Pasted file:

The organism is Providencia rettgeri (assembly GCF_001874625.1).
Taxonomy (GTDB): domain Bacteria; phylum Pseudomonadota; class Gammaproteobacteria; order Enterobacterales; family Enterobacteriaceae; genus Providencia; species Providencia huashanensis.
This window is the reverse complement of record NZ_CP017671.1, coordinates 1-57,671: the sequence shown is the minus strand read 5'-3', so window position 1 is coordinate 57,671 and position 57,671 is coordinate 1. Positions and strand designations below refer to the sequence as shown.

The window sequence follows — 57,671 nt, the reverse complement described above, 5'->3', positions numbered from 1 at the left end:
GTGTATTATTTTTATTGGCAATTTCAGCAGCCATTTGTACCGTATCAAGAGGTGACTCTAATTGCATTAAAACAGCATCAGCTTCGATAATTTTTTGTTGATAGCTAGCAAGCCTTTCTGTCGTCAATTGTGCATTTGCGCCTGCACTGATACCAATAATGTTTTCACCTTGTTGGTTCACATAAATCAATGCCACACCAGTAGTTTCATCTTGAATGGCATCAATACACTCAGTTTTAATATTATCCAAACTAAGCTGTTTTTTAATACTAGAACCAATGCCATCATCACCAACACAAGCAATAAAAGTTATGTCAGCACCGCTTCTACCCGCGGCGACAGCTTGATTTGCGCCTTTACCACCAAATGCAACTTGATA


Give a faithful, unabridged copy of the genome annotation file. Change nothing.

The organism is Providencia rettgeri (assembly GCF_001874625.1).
Taxonomy (GTDB): domain Bacteria; phylum Pseudomonadota; class Gammaproteobacteria; order Enterobacterales; family Enterobacteriaceae; genus Providencia; species Providencia huashanensis.
This window is the reverse complement of record NZ_CP017671.1, coordinates 1-57,671: the sequence shown is the minus strand read 5'-3', so window position 1 is coordinate 57,671 and position 57,671 is coordinate 1. Positions and strand designations below refer to the sequence as shown.

The window sequence follows — 57,671 nt, the reverse complement described above, 5'->3', positions numbered from 1 at the left end:
GTGTATTATTTTTATTGGCAATTTCAGCAGCCATTTGTACCGTATCAAGAGGTGACTCTAATTGCATTAAAACAGCATCAGCTTCGATAATTTTTTGTTGATAGCTAGCAAGCCTTTCTGTCGTCAATTGTGCATTTGCGCCTGCACTGATACCAATAATGTTTTCACCTTGTTGGTTCACATAAATCAATGCCACACCAGTAGTTTCATCTTGAATGGCATCAATACACTCAGTTTTAATATTATCCAAACTAAGCTGTTTTTTAATACTAGAACCAATGCCATCATCACCAACACAAGCAATAAAAGTTATGTCAGCACCGCTTCTACCCGCGGCGACAGCTTGATTTGCGCCTTTACCACCAAATGCAACTTGATA